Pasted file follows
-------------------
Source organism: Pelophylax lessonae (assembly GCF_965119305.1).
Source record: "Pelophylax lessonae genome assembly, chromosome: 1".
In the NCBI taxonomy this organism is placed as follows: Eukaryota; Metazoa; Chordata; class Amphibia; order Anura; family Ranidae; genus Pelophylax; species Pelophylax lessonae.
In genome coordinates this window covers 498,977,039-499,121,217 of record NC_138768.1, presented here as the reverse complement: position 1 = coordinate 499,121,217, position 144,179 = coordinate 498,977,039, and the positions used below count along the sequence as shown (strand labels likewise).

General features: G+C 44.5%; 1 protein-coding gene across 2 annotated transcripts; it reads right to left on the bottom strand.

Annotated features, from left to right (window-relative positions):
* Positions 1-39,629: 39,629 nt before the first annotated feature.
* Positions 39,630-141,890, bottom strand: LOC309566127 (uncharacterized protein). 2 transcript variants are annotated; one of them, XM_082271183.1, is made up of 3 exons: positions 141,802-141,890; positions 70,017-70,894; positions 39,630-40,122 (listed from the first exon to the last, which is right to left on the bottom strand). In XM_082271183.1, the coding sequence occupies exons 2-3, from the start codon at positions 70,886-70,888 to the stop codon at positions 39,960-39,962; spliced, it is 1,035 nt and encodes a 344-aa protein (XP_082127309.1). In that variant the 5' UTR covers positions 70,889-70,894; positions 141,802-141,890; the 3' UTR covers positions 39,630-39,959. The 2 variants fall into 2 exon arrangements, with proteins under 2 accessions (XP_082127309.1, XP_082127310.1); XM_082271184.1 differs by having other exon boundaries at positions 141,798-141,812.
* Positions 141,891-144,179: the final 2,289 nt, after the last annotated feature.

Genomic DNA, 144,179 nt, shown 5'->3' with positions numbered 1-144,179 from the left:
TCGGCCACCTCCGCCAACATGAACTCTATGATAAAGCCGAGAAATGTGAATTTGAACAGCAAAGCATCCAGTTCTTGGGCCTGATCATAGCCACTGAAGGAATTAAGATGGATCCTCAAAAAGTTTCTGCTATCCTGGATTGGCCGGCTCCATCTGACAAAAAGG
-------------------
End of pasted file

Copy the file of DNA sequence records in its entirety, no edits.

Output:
Source organism: Pelophylax lessonae (assembly GCF_965119305.1).
Source record: "Pelophylax lessonae genome assembly, chromosome: 1".
In the NCBI taxonomy this organism is placed as follows: Eukaryota; Metazoa; Chordata; class Amphibia; order Anura; family Ranidae; genus Pelophylax; species Pelophylax lessonae.
In genome coordinates this window covers 498,977,039-499,121,217 of record NC_138768.1, presented here as the reverse complement: position 1 = coordinate 499,121,217, position 144,179 = coordinate 498,977,039, and the positions used below count along the sequence as shown (strand labels likewise).

General features: G+C 44.5%; 1 protein-coding gene across 2 annotated transcripts; it reads right to left on the bottom strand.

Annotated features, from left to right (window-relative positions):
* Positions 1-39,629: 39,629 nt before the first annotated feature.
* Positions 39,630-141,890, bottom strand: LOC309566127 (uncharacterized protein). 2 transcript variants are annotated; one of them, XM_082271183.1, is made up of 3 exons: positions 141,802-141,890; positions 70,017-70,894; positions 39,630-40,122 (listed from the first exon to the last, which is right to left on the bottom strand). In XM_082271183.1, the coding sequence occupies exons 2-3, from the start codon at positions 70,886-70,888 to the stop codon at positions 39,960-39,962; spliced, it is 1,035 nt and encodes a 344-aa protein (XP_082127309.1). In that variant the 5' UTR covers positions 70,889-70,894; positions 141,802-141,890; the 3' UTR covers positions 39,630-39,959. The 2 variants fall into 2 exon arrangements, with proteins under 2 accessions (XP_082127309.1, XP_082127310.1); XM_082271184.1 differs by having other exon boundaries at positions 141,798-141,812.
* Positions 141,891-144,179: the final 2,289 nt, after the last annotated feature.

Genomic DNA, 144,179 nt, shown 5'->3' with positions numbered 1-144,179 from the left:
TCGGCCACCTCCGCCAACATGAACTCTATGATAAAGCCGAGAAATGTGAATTTGAACAGCAAAGCATCCAGTTCTTGGGCCTGATCATAGCCACTGAAGGAATTAAGATGGATCCTCAAAAAGTTTCTGCTATCCTGGATTGGCCGGCTCCATCTGACAAAAAGG